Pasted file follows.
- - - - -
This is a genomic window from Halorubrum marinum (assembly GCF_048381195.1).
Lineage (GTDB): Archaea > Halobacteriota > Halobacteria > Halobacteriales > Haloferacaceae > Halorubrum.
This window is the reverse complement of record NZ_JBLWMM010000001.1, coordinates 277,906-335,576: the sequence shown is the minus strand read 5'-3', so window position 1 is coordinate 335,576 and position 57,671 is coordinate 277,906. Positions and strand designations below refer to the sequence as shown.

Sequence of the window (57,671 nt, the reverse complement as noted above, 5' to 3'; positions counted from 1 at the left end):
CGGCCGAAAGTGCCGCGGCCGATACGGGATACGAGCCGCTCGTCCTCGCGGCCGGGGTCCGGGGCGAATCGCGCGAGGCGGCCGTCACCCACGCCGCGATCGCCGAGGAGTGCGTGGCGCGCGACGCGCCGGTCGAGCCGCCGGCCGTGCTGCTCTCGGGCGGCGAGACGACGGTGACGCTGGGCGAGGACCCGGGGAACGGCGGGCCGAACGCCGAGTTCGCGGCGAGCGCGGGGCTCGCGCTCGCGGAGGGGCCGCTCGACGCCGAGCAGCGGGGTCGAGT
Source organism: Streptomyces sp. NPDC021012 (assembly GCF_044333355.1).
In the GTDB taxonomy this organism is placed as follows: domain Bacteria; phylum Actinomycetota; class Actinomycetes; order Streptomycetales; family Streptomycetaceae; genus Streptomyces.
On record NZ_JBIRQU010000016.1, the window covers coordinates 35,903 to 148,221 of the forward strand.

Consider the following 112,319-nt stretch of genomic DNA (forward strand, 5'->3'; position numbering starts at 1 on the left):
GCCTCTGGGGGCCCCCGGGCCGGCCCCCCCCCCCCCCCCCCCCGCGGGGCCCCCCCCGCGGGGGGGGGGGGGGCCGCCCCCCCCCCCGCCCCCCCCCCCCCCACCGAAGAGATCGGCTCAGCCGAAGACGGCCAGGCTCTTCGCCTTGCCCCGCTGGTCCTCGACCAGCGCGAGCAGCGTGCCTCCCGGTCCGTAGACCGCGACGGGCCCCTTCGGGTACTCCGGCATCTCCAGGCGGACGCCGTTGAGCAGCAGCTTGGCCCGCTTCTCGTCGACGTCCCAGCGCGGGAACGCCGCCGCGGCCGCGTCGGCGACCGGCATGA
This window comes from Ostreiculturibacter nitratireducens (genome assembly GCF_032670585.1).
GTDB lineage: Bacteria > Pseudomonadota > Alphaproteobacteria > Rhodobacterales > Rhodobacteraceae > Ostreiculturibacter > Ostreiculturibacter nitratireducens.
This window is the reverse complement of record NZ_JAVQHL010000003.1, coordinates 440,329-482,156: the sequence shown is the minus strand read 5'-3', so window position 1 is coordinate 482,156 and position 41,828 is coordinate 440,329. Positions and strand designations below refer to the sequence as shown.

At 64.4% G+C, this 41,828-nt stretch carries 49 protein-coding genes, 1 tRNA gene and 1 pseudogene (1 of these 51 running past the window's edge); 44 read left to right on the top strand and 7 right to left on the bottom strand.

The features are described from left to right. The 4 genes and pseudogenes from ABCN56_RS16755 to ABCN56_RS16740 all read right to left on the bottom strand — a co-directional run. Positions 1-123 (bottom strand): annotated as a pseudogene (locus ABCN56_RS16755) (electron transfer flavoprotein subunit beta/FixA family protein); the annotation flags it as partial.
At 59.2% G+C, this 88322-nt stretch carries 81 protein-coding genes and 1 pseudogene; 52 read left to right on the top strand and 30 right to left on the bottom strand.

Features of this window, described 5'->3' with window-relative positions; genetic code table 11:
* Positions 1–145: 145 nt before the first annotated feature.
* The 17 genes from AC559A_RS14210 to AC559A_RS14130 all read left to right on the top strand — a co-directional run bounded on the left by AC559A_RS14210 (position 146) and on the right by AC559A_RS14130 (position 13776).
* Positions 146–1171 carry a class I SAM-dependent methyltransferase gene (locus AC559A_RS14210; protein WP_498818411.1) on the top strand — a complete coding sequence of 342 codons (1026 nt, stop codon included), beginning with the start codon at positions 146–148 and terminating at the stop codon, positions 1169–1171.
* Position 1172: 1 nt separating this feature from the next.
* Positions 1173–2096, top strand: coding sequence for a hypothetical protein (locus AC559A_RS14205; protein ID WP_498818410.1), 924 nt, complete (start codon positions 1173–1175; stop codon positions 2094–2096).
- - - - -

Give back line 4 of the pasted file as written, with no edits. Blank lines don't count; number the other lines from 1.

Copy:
Sequence of the window (57,671 nt, the reverse complement as noted above, 5' to 3'; positions counted from 1 at the left end):